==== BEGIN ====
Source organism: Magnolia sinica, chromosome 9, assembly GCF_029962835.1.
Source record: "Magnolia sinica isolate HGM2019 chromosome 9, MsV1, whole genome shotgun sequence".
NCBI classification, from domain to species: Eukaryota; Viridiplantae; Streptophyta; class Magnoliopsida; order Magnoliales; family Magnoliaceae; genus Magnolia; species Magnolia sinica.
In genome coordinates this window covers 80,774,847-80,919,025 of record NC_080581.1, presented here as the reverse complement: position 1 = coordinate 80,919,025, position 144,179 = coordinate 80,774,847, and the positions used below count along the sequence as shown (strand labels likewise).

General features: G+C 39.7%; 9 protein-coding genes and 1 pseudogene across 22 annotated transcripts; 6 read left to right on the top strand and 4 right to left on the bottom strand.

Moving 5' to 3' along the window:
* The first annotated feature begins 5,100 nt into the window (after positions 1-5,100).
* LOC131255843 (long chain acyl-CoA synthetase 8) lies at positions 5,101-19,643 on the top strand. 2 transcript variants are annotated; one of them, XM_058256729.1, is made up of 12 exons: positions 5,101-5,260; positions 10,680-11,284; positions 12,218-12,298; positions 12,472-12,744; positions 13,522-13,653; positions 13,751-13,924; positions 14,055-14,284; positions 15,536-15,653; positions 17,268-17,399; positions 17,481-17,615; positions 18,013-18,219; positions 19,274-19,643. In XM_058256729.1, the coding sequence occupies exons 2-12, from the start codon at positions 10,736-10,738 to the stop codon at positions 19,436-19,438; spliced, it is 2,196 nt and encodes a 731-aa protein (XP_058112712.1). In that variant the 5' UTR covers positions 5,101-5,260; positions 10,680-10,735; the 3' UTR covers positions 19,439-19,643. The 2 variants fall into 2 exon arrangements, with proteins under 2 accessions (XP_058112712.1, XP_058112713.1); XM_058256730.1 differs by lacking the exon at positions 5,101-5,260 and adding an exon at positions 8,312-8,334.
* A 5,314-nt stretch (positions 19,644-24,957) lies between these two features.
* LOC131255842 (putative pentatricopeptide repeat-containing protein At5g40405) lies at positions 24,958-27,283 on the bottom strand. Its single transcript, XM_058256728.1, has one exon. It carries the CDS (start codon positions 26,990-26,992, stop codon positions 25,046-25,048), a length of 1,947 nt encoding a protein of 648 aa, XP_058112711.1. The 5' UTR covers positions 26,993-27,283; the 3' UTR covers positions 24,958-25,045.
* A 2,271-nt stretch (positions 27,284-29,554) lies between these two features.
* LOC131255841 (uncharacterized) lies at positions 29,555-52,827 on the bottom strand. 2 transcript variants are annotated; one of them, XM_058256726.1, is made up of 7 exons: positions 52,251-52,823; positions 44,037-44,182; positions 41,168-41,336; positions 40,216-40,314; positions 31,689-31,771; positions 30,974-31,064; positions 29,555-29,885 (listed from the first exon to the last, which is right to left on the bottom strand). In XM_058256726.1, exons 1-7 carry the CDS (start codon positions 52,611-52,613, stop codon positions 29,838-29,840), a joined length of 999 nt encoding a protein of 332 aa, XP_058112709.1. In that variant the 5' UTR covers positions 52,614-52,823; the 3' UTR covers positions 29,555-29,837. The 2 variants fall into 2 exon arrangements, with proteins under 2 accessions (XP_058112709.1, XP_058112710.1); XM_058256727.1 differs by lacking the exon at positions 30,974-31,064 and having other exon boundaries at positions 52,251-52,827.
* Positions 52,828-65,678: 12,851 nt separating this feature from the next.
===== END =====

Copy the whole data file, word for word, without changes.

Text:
Source organism: Magnolia sinica, chromosome 9, assembly GCF_029962835.1.
Source record: "Magnolia sinica isolate HGM2019 chromosome 9, MsV1, whole genome shotgun sequence".
NCBI classification, from domain to species: Eukaryota; Viridiplantae; Streptophyta; class Magnoliopsida; order Magnoliales; family Magnoliaceae; genus Magnolia; species Magnolia sinica.
In genome coordinates this window covers 80,774,847-80,919,025 of record NC_080581.1, presented here as the reverse complement: position 1 = coordinate 80,919,025, position 144,179 = coordinate 80,774,847, and the positions used below count along the sequence as shown (strand labels likewise).

General features: G+C 39.7%; 9 protein-coding genes and 1 pseudogene across 22 annotated transcripts; 6 read left to right on the top strand and 4 right to left on the bottom strand.

Moving 5' to 3' along the window:
* The first annotated feature begins 5,100 nt into the window (after positions 1-5,100).
* LOC131255843 (long chain acyl-CoA synthetase 8) lies at positions 5,101-19,643 on the top strand. 2 transcript variants are annotated; one of them, XM_058256729.1, is made up of 12 exons: positions 5,101-5,260; positions 10,680-11,284; positions 12,218-12,298; positions 12,472-12,744; positions 13,522-13,653; positions 13,751-13,924; positions 14,055-14,284; positions 15,536-15,653; positions 17,268-17,399; positions 17,481-17,615; positions 18,013-18,219; positions 19,274-19,643. In XM_058256729.1, the coding sequence occupies exons 2-12, from the start codon at positions 10,736-10,738 to the stop codon at positions 19,436-19,438; spliced, it is 2,196 nt and encodes a 731-aa protein (XP_058112712.1). In that variant the 5' UTR covers positions 5,101-5,260; positions 10,680-10,735; the 3' UTR covers positions 19,439-19,643. The 2 variants fall into 2 exon arrangements, with proteins under 2 accessions (XP_058112712.1, XP_058112713.1); XM_058256730.1 differs by lacking the exon at positions 5,101-5,260 and adding an exon at positions 8,312-8,334.
* A 5,314-nt stretch (positions 19,644-24,957) lies between these two features.
* LOC131255842 (putative pentatricopeptide repeat-containing protein At5g40405) lies at positions 24,958-27,283 on the bottom strand. Its single transcript, XM_058256728.1, has one exon. It carries the CDS (start codon positions 26,990-26,992, stop codon positions 25,046-25,048), a length of 1,947 nt encoding a protein of 648 aa, XP_058112711.1. The 5' UTR covers positions 26,993-27,283; the 3' UTR covers positions 24,958-25,045.
* A 2,271-nt stretch (positions 27,284-29,554) lies between these two features.
* LOC131255841 (uncharacterized) lies at positions 29,555-52,827 on the bottom strand. 2 transcript variants are annotated; one of them, XM_058256726.1, is made up of 7 exons: positions 52,251-52,823; positions 44,037-44,182; positions 41,168-41,336; positions 40,216-40,314; positions 31,689-31,771; positions 30,974-31,064; positions 29,555-29,885 (listed from the first exon to the last, which is right to left on the bottom strand). In XM_058256726.1, exons 1-7 carry the CDS (start codon positions 52,611-52,613, stop codon positions 29,838-29,840), a joined length of 999 nt encoding a protein of 332 aa, XP_058112709.1. In that variant the 5' UTR covers positions 52,614-52,823; the 3' UTR covers positions 29,555-29,837. The 2 variants fall into 2 exon arrangements, with proteins under 2 accessions (XP_058112709.1, XP_058112710.1); XM_058256727.1 differs by lacking the exon at positions 30,974-31,064 and having other exon boundaries at positions 52,251-52,827.
* Positions 52,828-65,678: 12,851 nt separating this feature from the next.